Riding the Trend: Rice Sport Management Introduces Inaugural Sport Analytics Class

Riding the Trend: Rice Sport Management Introduces Inaugural Sport Analytics Class

In recent years, sport organizations have begun to incorporate objective data into their decision-making processes. Following a trend that has been occurring throughout the business world as well, sport organizations have started to hire bright minds from top universities across the country to engage in data analytics. With that in mind, the Rice Sport Management program has introduced “Special Topics: Analytic Sport Management,” allowing interested students to better position themselves to be hired into the sport industry.

“Rice Sport Management prides itself in being on the cutting edge of preparing students to work in the business of sport. Today's Sport Management students need to possess a variety of skills in order to make them standout from others competing for the same internships and subsequently jobs. Sports Analytics is a new field that is well suited to the skills and interests of many of our majors. Therefore we decided to implement it into our curriculum,” said Dr. Jimmy Disch, the course’s professor.

The class curriculum was inspired by one current and one former member of the Houston Rockets Basketball Operations department. Daryl Morey, the current GM, and George Postolos, the former President of the Rockets, both provided input into the class’s organization. Moneyball, the book by Michael Lewis which was recently adapted into a Hollywood film, was selected as the introductory text.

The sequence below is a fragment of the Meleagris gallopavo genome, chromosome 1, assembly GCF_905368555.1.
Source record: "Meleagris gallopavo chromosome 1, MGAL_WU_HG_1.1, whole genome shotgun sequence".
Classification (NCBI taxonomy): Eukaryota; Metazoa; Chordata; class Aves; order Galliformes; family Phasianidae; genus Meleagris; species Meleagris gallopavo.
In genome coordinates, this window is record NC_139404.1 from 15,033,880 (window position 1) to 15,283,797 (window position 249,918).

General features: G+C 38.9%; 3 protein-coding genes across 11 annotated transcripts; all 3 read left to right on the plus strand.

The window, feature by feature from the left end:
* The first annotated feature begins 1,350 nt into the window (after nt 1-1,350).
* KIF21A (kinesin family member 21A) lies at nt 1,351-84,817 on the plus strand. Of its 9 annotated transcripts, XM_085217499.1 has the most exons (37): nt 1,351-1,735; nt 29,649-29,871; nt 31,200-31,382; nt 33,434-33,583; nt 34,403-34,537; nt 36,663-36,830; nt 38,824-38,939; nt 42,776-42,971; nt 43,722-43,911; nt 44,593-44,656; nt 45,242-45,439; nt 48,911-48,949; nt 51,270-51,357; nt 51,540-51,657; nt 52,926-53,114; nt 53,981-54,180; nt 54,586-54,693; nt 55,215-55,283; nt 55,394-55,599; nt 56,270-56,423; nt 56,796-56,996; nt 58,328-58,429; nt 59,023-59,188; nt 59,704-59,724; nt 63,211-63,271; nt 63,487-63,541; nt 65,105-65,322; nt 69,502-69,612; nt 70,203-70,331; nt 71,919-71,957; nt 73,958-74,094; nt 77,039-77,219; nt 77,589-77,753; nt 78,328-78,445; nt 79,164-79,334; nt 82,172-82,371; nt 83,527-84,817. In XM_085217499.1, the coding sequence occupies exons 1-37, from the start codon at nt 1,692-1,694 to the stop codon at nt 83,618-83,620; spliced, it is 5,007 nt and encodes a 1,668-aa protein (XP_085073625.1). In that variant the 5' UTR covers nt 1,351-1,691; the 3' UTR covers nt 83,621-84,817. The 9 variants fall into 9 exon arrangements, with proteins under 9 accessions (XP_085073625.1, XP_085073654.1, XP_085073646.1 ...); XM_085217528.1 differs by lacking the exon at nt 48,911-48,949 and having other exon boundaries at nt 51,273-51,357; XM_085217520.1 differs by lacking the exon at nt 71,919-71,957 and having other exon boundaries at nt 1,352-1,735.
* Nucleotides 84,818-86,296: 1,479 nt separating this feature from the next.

While the class covers traditional academic topics such as regression, factor analysis, and testing reliability, the class has also provided its enrollees with guest speakers. Ben Jedlovec ‘08 talked about the manner in which Moneyball affected baseball front offices, and the class is attempting to get Andrew Friedman, the acclaimed GM of the Tampa Bay Rays, to speak in the future. The guest speakers have provided the class with an interesting look into the ways they can apply their knowledge of analytics to a sport organization.

The class has been such a success thus far that the Sport Management department plans on making it a permanent offering. Furthermore, the hope is that the class can be combined with additional Sport Management, Math Econ, CAAM, and Statistics courses to form a Sport Analytics minor. While those plans may be in the future, Analytic Sport Management is here to stay.

Paul Fitzgerald, a senior from Montclair, New Jersey, is majoring in Mathematical Economic Analysis and Sport Management while also minoring in Business.